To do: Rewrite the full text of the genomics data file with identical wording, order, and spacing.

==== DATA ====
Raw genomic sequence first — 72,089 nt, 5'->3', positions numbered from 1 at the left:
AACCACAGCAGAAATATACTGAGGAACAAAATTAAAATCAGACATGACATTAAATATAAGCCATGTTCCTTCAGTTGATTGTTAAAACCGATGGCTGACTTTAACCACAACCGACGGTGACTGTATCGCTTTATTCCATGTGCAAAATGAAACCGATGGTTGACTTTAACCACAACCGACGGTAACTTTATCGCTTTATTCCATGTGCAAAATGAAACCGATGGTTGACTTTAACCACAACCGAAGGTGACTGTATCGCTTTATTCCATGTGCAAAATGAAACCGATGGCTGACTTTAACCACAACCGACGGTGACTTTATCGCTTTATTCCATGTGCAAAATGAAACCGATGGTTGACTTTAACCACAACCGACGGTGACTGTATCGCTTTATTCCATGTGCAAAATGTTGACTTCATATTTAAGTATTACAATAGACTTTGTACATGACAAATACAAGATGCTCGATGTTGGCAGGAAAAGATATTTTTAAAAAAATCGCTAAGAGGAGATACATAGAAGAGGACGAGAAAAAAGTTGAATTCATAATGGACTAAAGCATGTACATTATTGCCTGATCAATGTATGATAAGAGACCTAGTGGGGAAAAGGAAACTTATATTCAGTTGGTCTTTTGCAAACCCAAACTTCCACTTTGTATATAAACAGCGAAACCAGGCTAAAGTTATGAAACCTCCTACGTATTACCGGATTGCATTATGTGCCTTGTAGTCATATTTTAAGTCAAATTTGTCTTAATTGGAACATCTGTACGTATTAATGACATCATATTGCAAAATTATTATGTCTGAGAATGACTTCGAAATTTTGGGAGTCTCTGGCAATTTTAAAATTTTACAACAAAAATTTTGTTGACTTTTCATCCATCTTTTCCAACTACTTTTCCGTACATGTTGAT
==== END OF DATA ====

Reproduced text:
Raw genomic sequence first — 72,089 nt, 5'->3', positions numbered from 1 at the left:
AACCACAGCAGAAATATACTGAGGAACAAAATTAAAATCAGACATGACATTAAATATAAGCCATGTTCCTTCAGTTGATTGTTAAAACCGATGGCTGACTTTAACCACAACCGACGGTGACTGTATCGCTTTATTCCATGTGCAAAATGAAACCGATGGTTGACTTTAACCACAACCGACGGTAACTTTATCGCTTTATTCCATGTGCAAAATGAAACCGATGGTTGACTTTAACCACAACCGAAGGTGACTGTATCGCTTTATTCCATGTGCAAAATGAAACCGATGGCTGACTTTAACCACAACCGACGGTGACTTTATCGCTTTATTCCATGTGCAAAATGAAACCGATGGTTGACTTTAACCACAACCGACGGTGACTGTATCGCTTTATTCCATGTGCAAAATGTTGACTTCATATTTAAGTATTACAATAGACTTTGTACATGACAAATACAAGATGCTCGATGTTGGCAGGAAAAGATATTTTTAAAAAAATCGCTAAGAGGAGATACATAGAAGAGGACGAGAAAAAAGTTGAATTCATAATGGACTAAAGCATGTACATTATTGCCTGATCAATGTATGATAAGAGACCTAGTGGGGAAAAGGAAACTTATATTCAGTTGGTCTTTTGCAAACCCAAACTTCCACTTTGTATATAAACAGCGAAACCAGGCTAAAGTTATGAAACCTCCTACGTATTACCGGATTGCATTATGTGCCTTGTAGTCATATTTTAAGTCAAATTTGTCTTAATTGGAACATCTGTACGTATTAATGACATCATATTGCAAAATTATTATGTCTGAGAATGACTTCGAAATTTTGGGAGTCTCTGGCAATTTTAAAATTTTACAACAAAAATTTTGTTGACTTTTCATCCATCTTTTCCAACTACTTTTCCGTACATGTTGAT